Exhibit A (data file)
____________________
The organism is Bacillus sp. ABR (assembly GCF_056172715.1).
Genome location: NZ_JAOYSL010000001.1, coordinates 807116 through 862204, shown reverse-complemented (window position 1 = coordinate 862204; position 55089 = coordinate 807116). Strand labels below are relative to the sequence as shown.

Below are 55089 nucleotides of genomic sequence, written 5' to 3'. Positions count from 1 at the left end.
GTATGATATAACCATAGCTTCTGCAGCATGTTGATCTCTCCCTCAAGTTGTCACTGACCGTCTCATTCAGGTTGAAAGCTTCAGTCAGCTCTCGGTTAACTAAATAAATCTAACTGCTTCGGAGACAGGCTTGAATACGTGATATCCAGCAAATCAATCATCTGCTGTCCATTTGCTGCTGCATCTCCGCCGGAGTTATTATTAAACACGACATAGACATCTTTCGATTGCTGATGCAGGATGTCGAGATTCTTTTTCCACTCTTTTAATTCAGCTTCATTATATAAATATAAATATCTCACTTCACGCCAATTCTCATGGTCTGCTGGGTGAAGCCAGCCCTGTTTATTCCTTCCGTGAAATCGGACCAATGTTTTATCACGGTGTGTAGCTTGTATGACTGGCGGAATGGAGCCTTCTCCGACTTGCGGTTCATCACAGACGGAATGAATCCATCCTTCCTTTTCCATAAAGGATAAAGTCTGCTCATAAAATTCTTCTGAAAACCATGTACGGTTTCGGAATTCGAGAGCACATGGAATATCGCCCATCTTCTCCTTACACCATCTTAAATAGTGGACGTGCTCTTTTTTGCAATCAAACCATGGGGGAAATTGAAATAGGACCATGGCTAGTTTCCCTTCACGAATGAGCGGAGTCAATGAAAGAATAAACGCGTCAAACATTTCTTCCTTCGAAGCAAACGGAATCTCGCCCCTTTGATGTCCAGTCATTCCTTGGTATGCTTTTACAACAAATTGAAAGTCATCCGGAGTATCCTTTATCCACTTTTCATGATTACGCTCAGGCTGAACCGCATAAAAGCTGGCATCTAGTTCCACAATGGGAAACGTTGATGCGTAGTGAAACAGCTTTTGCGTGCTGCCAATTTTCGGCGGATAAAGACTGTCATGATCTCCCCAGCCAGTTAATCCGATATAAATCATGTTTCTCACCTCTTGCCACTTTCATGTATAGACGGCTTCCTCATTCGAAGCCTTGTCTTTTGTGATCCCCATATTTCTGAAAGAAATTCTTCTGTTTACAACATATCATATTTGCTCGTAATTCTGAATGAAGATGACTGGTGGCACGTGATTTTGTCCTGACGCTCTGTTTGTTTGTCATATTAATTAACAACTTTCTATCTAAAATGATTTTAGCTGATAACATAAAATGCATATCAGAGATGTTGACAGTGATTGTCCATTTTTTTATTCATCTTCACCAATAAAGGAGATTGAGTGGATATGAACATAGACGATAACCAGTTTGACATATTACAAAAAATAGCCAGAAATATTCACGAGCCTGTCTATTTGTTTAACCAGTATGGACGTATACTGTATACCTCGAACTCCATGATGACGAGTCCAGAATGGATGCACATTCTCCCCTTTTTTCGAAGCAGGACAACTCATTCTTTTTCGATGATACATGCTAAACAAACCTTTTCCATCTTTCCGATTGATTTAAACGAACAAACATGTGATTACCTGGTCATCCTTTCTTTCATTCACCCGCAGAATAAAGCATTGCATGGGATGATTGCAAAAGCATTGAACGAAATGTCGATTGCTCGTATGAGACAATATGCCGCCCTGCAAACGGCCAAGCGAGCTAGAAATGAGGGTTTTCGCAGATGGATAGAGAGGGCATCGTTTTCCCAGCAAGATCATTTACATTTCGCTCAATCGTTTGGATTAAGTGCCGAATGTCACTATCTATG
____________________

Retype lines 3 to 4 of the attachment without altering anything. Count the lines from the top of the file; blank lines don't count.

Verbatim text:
Below are 55089 nucleotides of genomic sequence, written 5' to 3'. Positions count from 1 at the left end.
GTATGATATAACCATAGCTTCTGCAGCATGTTGATCTCTCCCTCAAGTTGTCACTGACCGTCTCATTCAGGTTGAAAGCTTCAGTCAGCTCTCGGTTAACTAAATAAATCTAACTGCTTCGGAGACAGGCTTGAATACGTGATATCCAGCAAATCAATCATCTGCTGTCCATTTGCTGCTGCATCTCCGCCGGAGTTATTATTAAACACGACATAGACATCTTTCGATTGCTGATGCAGGATGTCGAGATTCTTTTTCCACTCTTTTAATTCAGCTTCATTATATAAATATAAATATCTCACTTCACGCCAATTCTCATGGTCTGCTGGGTGAAGCCAGCCCTGTTTATTCCTTCCGTGAAATCGGACCAATGTTTTATCACGGTGTGTAGCTTGTATGACTGGCGGAATGGAGCCTTCTCCGACTTGCGGTTCATCACAGACGGAATGAATCCATCCTTCCTTTTCCATAAAGGATAAAGTCTGCTCATAAAATTCTTCTGAAAACCATGTACGGTTTCGGAATTCGAGAGCACATGGAATATCGCCCATCTTCTCCTTACACCATCTTAAATAGTGGACGTGCTCTTTTTTGCAATCAAACCATGGGGGAAATTGAAATAGGACCATGGCTAGTTTCCCTTCACGAATGAGCGGAGTCAATGAAAGAATAAACGCGTCAAACATTTCTTCCTTCGAAGCAAACGGAATCTCGCCCCTTTGATGTCCAGTCATTCCTTGGTATGCTTTTACAACAAATTGAAAGTCATCCGGAGTATCCTTTATCCACTTTTCATGATTACGCTCAGGCTGAACCGCATAAAAGCTGGCATCTAGTTCCACAATGGGAAACGTTGATGCGTAGTGAAACAGCTTTTGCGTGCTGCCAATTTTCGGCGGATAAAGACTGTCATGATCTCCCCAGCCAGTTAATCCGATATAAATCATGTTTCTCACCTCTTGCCACTTTCATGTATAGACGGCTTCCTCATTCGAAGCCTTGTCTTTTGTGATCCCCATATTTCTGAAAGAAATTCTTCTGTTTACAACATATCATATTTGCTCGTAATTCTGAATGAAGATGACTGGTGGCACGTGATTTTGTCCTGACGCTCTGTTTGTTTGTCATATTAATTAACAACTTTCTATCTAAAATGATTTTAGCTGATAACATAAAATGCATATCAGAGATGTTGACAGTGATTGTCCATTTTTTTATTCATCTTCACCAATAAAGGAGATTGAGTGGATATGAACATAGACGATAACCAGTTTGACATATTACAAAAAATAGCCAGAAATATTCACGAGCCTGTCTATTTGTTTAACCAGTATGGACGTATACTGTATACCTCGAACTCCATGATGACGAGTCCAGAATGGATGCACATTCTCCCCTTTTTTCGAAGCAGGACAACTCATTCTTTTTCGATGATACATGCTAAACAAACCTTTTCCATCTTTCCGATTGATTTAAACGAACAAACATGTGATTACCTGGTCATCCTTTCTTTCATTCACCCGCAGAATAAAGCATTGCATGGGATGATTGCAAAAGCATTGAACGAAATGTCGATTGCTCGTATGAGACAATATGCCGCCCTGCAAACGGCCAAGCGAGCTAGAAATGAGGGTTTTCGCAGATGGATAGAGAGGGCATCGTTTTCCCAGCAAGATCATTTACATTTCGCTCAATCGTTTGGATTAAGTGCCGAATGTCACTATCTATG